- 29 March 2022
- 4 minutes
Deepika Srivastava’s work with minority craft communities in India spans research, writing, archiving and curating. She discusses how the V&A/RCA MA History of Design programme set her up for this interdisciplinary practice, working behind the scenes at the V&A and adjusting to London life.
- 29 March 2022
- 4 minutes
What were you doing before the RCA? How did you end up on the V&A/RCA MA History of Design programme here and what drew you to this course in particular?
Before studying at the RCA I was working in India in a museum design firm and writing for a design magazine. I also briefly assisted the architect Madhavi Desai, whose research projects focus on gender studies in Indian architecture.
I got introduced to the V&A/RCA MA History of Design programme while writing my undergraduate dissertation at the Faculty of Design, CEPT University in India. I wrote about the depiction of the contemporary kitchen in popular culture in India, and somehow all the references I found were written by the graduates of this MA. It was a eureka moment.
During my studies in India I had spent time thinking about how we could tell new kinds of stories about art, culture and design to various audiences. The programme’s focus on public-facing history and exploring how people experience and consume the material world resonated with what I was hoping to do.
“It was my first time studying in London – being an international student in the city was transformative.”
How did you find life in London and studying in an international environment?
It was my first time studying in London – being an international student in the city was transformative. Though a bit overwhelming at first, with research and using the support systems and network of the RCA, I was able to adjust quickly. I found the creative community in London to be really open, supportive and collaborative. Having grown up in Ahmedabad in India where there are hardly any museums, being in London and studying at the V&A made up for all the exhibitions I missed during my childhood. However, the most rewarding experience was meeting people from so many different countries and backgrounds and learning their stories.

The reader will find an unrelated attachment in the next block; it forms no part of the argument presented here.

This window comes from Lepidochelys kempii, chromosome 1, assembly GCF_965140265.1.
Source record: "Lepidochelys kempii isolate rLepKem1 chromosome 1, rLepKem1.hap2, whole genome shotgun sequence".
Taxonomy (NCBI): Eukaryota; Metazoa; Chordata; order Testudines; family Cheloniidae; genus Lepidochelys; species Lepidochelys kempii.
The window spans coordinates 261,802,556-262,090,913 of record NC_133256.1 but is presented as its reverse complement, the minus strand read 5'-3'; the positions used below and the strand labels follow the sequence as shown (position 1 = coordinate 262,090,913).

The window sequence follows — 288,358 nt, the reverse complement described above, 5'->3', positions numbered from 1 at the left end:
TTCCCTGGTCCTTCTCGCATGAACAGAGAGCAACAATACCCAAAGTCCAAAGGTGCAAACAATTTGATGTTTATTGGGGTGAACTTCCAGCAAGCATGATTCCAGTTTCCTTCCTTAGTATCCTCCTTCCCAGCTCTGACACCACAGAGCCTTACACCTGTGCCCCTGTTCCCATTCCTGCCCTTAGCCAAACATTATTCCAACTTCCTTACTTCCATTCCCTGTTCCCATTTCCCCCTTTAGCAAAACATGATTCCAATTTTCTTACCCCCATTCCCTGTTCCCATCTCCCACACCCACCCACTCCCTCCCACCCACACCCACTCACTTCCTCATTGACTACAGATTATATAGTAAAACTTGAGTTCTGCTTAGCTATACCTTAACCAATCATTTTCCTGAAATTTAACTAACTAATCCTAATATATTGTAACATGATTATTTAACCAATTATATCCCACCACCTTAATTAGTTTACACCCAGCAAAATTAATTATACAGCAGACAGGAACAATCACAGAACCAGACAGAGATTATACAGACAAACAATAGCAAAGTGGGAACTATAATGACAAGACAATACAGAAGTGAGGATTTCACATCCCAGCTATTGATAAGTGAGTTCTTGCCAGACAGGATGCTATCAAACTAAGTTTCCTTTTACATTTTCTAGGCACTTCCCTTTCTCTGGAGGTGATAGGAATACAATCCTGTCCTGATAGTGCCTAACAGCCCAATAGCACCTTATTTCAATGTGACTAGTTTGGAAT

What was the most exciting thing about studying History of Design? What was the most challenging?
Rigorous interdisciplinary research, good storytelling and diverse specialisms underlie the V&A/RCA MA History of Design programme. The RCA brings together so many art and design disciplines under one roof – regularly engaging with student work from other programmes helped evolve my understanding of my discipline as well. Because the exposure at the RCA is so immense and diverse, ensuring I remained rooted in what I was doing in that moment was my biggest challenge.
Studying at the V&A also allowed constant interactions with their staff which gave an amazing insight into the practices of cultural institutions. Being at the V&A and RCA simultaneously was definitely the most exciting thing about pursuing the programme.
“The RCA brings together so many art and design disciplines under one roof – regularly engaging with student work from other programmes helped evolve my understanding of my discipline as well.”
Since graduating you’ve been working with the National Institute of Design (NID) in India. Can you tell us a bit more about the work you’ve been doing and how your time at the RCA set you up on this path?